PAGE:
Saturday, October 13, 2007

Yes, Fat Lady, You Too Can Be Objectified: Examining the Objectification of Fat Women Through the Lenses of Feminism and Fat Rights

I haven't been blogging much, but here's my latest contribution to Alas, a Blog. It doesn't have to do with science fiction, but it's got a hefty dose of feminism.

On October 3 (oy, I take a long time to write posts), Shakespeare's Sister wrote a post about an offensive ad for playtex, which uses the bodies of fat women and women of color to create an impression of being woman-friendly while in fact marketing what Melissa MacEwan calls "the new misogyny."

Here, take a gander at the ad itself:

Here's an excerpted transcript of the salient bit (taken from Melissa):

"What do I call them?"

"Boobs, breasts, knockers…"

"Are you asking me if I have a nickname for them?"

"It's a guy thing to name parts of your body!"

"Betty and Jane."

"Titties! Boobies!"


"I've been asked to shake the moneymakers on the subway a few times."

"Back up for a second," writes Melissa. "I've been asked to shake the moneymakers on the subway a few times?! Giggle giggle ha ha. And that's exactly how smoothly and coolly the new misogyny can minimize the seriousness of sexual harassment."

In this ad, Playtex is expecting fat women and women of color to be so awed by their inclusion that they don't notice the misogyny inherent in the way that they are included. Melissa's not falling for it. She writes:

Of course I want to see more images of fat women and women of color (and disabled women and dwarf women and birthmarked women and tattooed women and women of every shape, size, color, age, and circumstance). But I'll be damned if I want their presence used as a diversionary tactic while my skull is pounded with messages like "Breasts are toys!" and "Sexual harassment is flattering!" by companies who then expect me to genuflect in desperate gratitude because this something is ostensibly better than the nothing of the status quo.

This reminds me of another item that recently showed up in the feminist blogosphere, a photograph of recording artist Beth Ditto posing naked for the cover of a magazine. The Feministe article on this photograph seemed relatively uncritical, although they noted some assinine questions that a reporter, trying to pit one woman against another, asked Beth Ditto about Kate Moss. Twisty of I Blame the Patriarchy, on the other hand, was more critical. She laughs at the idea that sexy pictures of fat women are transgressive.

1. Porn isn’t transgressive; it’s de rigueur. No one in Western culture has drawn a porn-free breath in decades. This means it’s the norm.

2. Pictures of naked women empower nobody but the men who pimp’em out and the voyeurs who consume’em. A woman may elect to reap the benefits of her capitulation to her oppressor, and she can even call it “empowerment” when she does it, but that doesn’t mean she’s not full of shit, and it certainly doesn’t mean that it’s doing any other women the least bit of good.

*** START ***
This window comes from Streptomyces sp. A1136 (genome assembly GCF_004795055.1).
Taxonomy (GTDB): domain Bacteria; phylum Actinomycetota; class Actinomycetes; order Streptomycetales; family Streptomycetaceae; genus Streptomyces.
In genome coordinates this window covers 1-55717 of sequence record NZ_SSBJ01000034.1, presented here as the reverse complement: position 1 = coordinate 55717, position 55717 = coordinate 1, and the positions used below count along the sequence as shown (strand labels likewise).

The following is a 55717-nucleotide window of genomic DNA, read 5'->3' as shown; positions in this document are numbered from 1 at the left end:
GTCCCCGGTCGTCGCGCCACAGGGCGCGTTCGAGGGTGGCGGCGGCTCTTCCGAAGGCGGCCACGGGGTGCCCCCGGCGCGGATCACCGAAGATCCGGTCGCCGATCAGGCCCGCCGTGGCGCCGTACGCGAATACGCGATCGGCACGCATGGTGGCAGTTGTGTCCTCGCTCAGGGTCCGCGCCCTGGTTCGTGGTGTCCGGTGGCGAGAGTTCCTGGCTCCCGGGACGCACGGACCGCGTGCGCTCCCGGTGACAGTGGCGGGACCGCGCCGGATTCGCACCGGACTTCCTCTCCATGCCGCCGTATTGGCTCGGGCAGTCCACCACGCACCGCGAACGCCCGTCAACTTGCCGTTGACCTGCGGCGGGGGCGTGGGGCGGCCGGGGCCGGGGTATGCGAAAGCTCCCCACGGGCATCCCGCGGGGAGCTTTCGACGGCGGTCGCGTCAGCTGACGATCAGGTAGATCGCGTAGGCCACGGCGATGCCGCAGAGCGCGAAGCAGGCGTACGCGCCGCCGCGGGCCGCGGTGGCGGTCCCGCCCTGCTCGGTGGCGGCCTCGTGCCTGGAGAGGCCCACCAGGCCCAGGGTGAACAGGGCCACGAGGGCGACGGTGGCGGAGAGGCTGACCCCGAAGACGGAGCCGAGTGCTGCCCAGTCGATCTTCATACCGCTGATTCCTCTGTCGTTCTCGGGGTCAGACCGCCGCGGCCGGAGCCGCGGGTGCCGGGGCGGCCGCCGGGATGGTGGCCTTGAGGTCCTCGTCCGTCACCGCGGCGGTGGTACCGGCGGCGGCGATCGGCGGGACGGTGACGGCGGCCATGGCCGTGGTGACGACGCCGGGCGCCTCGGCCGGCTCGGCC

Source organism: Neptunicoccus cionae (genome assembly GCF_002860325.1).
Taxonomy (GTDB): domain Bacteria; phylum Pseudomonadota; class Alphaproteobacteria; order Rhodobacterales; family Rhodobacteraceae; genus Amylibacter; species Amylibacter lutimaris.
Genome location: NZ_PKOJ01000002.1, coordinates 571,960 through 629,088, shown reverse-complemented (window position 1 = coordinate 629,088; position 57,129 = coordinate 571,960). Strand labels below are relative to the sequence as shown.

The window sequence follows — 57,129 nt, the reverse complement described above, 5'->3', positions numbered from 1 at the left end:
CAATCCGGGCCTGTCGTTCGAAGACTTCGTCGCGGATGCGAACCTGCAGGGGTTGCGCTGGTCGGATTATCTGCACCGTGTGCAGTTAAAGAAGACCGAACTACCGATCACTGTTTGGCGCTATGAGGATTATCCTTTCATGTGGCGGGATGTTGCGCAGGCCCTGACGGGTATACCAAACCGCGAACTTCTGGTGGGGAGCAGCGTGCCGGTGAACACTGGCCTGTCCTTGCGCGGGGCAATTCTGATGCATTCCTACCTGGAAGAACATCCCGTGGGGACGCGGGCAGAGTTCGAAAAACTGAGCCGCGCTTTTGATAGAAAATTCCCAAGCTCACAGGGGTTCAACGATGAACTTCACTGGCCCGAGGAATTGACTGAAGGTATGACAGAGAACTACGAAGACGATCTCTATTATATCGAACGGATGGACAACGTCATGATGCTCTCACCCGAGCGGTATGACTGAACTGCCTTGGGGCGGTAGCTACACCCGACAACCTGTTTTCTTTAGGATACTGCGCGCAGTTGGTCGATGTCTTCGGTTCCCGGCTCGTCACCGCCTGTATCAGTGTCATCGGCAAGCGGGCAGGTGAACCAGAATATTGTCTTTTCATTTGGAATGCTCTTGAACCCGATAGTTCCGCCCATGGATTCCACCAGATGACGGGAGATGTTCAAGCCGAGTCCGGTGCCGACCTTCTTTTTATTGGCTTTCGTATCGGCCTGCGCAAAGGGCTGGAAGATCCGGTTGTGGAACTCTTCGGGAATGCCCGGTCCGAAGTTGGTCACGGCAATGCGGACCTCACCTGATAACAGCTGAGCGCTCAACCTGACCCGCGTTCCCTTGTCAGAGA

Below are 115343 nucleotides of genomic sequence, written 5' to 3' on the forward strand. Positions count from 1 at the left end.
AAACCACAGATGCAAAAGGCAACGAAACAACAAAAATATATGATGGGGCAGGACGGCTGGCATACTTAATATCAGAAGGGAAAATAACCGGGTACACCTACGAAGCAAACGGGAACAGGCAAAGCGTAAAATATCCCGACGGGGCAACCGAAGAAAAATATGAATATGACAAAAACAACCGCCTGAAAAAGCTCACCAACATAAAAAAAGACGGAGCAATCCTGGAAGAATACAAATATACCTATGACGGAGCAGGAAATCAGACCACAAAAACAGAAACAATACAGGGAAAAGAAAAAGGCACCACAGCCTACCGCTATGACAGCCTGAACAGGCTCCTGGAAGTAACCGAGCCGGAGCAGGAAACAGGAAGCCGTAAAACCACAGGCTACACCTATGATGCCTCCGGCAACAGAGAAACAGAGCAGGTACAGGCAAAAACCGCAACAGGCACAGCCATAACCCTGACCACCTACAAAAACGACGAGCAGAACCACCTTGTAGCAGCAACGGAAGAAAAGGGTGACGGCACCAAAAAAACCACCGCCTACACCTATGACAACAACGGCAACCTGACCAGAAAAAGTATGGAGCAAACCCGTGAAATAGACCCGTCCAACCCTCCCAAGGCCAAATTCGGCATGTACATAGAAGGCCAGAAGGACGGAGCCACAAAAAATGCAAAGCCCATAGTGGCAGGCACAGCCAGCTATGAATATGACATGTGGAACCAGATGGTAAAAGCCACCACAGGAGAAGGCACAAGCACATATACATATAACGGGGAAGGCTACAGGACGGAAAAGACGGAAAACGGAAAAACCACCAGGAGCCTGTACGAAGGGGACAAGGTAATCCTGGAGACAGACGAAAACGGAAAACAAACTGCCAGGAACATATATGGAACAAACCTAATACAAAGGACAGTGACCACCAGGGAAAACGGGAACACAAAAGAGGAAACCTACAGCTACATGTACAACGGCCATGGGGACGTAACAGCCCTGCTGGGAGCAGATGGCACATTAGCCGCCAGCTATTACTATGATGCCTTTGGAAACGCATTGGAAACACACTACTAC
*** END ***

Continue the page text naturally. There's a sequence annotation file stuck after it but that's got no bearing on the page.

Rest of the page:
3. Dude Nation is already well aware that fat women exist. And I guaran-fucking-tee that they’ll continue to hate fat women just as much as they hate skinny ones, no matter which pop star shows up weighing how much on what magazine cover.

Girls, the dominant pornsick culture is crapping on you. Get hip to this: the ability to titillate men is not a high moral purpose. Being sexually manipulative is not a high moral purpose. Posing naked on the cover of NME isn’t empowering, its emposeuring.

I agree with both Twisty and Melissa on this. We as feminists should be deeply skeptical of a culture that offers absolution to fat women by granting them a shadow of the objectification which plagues skinny women.

Fat women and skinny women are played agaisnt each other abominably in this debate. It's a hideous catch 22, which I realized several months ago when chatting with a gorgeous friend of mine who is routinely trailed by cars when she walks down the street, misogynists leaning out the window to hoot at her body and offer propositions. When she told me this, half my brain went, "Assholes." The other half went, "That never happens to me and this is a sign of my failure and inferiority."

Either way, women lose. We lose when we're harrassed. We lose when we're not harrassed. We're objects of sex, or we're objects of disgust. Either way, our sexuality is framed around the imagined desires of a "default" male. Allowing fat women to be sexually objectified is far from ideal -- it is not a radical movement that will lead toward women's equality.

But there's another analysis I want to bring into this, and that's a fat rights analysis. As a fat woman, I can say that the damage done to my psyche through years of being told I'm revolting is really, really bad. In a fatphobic society, a society that's more afraid of women's fat than men's, I, as a fat woman, suffer more than a thin woman who is otherwise situated like I am.